IN•TER A•LI•A by At The Drive-In
Genre: Post-Hardcore, Experimental Rock
Favorite Tracks: “Hostage Stamps,” “Incurably Innocent,” “Tilting At The Univendor,” “Governed By Contagions”
It’s been a big couple of years for the reunions of massive, late ‘90s alternative rock musicians. At The Drive-In, the post-hardcore colossus whose last album, 2000’s RELATIONSHIP OF COMMAND, is considered a defining album in that genre, is the most recent entry into the fray. Before the band’s messy breakup and the group’s cellular division into Rush-style prog rock band The Mars Volta and emo-tinged hardcore group Sparta, COMMAND seemed to set up At The Drive-In for mainstream success, and there’s good reason to think that the urgency and overt political nature of their music would have altered the course of rock music in the 2000s. Unfortunately, the hotly anticipated IN•TER A•LI•A does not come even close to fulfilling the promise that this group showed. Though there are a few highlights that can hold their own against their best work, IN•TER A•LI•A provides us with an At The Drive-In that is little more than a pale imitation of itself. The music lacks the punch that their earlier works had, and though its songs are fundamentally very similar, the ghost of the 17 years in which they were separated is made even more evident by their attempts to pick up exactly where they left off.
A lot of the machine is still very much intact for At The Drive-In, and by the standards of post-hardcore, this is still a pretty solid record. It’s a particular pleasure to hear that Omar Rodriguez-Lopez, who is without a doubt one of the great guitar heroes of the 21st century, still knows how to set off post-punk fireworks with his guitar work, skillfully blending a punk energy with extreme technical precision and some fun Tom Morello-esque squeals and screams here and there. Musical skill has never been, and will never be, an issue for any member of At The Drive-In, and with four of five original members returning (guitarist Jim Ward being the one holdout), their impressive chops remain very much intact.
The best song on this record, by what seems like a million miles, is album closer “Hostage Stamps.” Its jittery, aggressive rhythm is what most closely captures the spirit of At The Drive-In’s older work, and singer Cedric Bixler-Zavala’s wonderfully weird and vague lyrics are the star of this show, providing a bit of mysticism to a song with (at least what feels like) a populist political message. ATDI is inherently a high-concept outfit, and as a group, they sound the most at home as they are on “Hostage Stamps,” spouting high-falutin rhetoric in an angry and passionate manner.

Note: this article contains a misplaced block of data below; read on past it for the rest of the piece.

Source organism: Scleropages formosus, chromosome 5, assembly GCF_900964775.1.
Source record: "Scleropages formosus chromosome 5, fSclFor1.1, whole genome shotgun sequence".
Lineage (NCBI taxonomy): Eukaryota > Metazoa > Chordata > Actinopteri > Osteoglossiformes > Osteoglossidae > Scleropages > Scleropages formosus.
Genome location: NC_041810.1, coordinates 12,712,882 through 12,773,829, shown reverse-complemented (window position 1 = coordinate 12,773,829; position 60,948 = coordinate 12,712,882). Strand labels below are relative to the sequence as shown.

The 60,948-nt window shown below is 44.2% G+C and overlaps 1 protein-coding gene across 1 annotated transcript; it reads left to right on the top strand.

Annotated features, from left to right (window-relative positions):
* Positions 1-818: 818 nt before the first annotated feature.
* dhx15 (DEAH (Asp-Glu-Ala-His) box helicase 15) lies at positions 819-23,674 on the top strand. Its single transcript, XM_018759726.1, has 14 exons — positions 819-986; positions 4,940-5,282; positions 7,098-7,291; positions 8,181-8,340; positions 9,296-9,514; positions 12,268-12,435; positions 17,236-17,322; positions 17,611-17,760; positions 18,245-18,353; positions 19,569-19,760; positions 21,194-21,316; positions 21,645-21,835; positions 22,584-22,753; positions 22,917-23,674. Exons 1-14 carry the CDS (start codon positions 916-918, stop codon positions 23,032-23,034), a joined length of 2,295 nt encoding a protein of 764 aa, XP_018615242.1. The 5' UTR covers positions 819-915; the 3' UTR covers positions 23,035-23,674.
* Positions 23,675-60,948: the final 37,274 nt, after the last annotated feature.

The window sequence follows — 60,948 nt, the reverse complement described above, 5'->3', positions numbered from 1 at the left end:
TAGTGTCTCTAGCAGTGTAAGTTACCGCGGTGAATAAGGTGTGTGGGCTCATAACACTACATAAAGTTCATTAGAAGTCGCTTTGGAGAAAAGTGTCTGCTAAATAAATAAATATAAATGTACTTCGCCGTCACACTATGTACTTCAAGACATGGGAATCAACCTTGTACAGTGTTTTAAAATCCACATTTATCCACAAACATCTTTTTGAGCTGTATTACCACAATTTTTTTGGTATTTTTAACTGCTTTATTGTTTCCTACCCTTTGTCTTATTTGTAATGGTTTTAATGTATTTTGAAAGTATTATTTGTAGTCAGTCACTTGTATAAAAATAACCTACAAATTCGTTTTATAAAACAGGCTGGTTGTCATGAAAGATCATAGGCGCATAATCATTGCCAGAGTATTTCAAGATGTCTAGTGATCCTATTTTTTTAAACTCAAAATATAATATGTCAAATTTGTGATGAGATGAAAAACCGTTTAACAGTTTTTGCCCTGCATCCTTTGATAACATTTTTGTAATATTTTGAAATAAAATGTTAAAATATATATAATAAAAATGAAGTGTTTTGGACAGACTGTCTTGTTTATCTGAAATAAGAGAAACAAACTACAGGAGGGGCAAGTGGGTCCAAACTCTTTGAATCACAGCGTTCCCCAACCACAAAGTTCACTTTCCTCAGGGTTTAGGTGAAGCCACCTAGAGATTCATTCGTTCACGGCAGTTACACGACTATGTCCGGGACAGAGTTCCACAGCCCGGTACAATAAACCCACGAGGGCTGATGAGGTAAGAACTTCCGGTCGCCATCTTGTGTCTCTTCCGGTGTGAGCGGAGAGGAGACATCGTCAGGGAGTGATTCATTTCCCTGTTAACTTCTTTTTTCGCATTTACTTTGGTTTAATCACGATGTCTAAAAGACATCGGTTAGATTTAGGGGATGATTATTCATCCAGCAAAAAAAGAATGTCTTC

The biggest problem with the rest of IN•TER A•LI•A is that it feels like an At The Drive-In album, but one as interpreted by Bixler-Zavala and Rodriguez-Lopez’s group, The Mars Volta. Though the politics and the stylistic flourishes are still present and certainly in lock-step with those found on RELATIONSHIP OF COMMAND, the energy and fervor found on that record is long gone. Without it, songs like “Holtzclaw,” “Continuum,” and countless others slog on by, existing without any tangible purpose. Even the decent lead single, “Governed by Contagions,” which hinted at a bit of musical evolution for the group when it came out, comes across as preachy and pretentious despite its objectively badass hook (“That’s the way the guillotine claps / She’s the one who’s governed by contagions”) because it lacks the zeal of their best work. It feels less like a true reunion than a group of people who have focused so much on remaking the group’s sound that they lost sight of its soul.
It’s impossible to say for sure, but all signs point to these flaws being a result of the absence of Jim Ward. Sparta, which was fronted by Ward, was an outfit that ran on 100 percent angst and youthful energy, so it seems entirely possible that Ward not being a part of this album could have allowed Bixler-Zavala’s tendency towards lofty ideals to come out a little too much.
All of this being said—this is a very solid post-hardcore album, and even if it’s inconsistent, there are several good songs sprinkled throughout. It’s going to be a bit of a let down to their old fans, and it’s not as good as their old output, but with post-hardcore and all of its loosely associated subgenres seeing something of a renaissance, the return of At The Drive-In is more than welcome, and given the skill and experience of the musicians in the group, it’s hard to ever see a scenario where they make an album that is not, at minimum, competent. IN•TER A•LI•A is a good enough record to attract and keep new fans, even if it may feel strange or disappointing to older ones.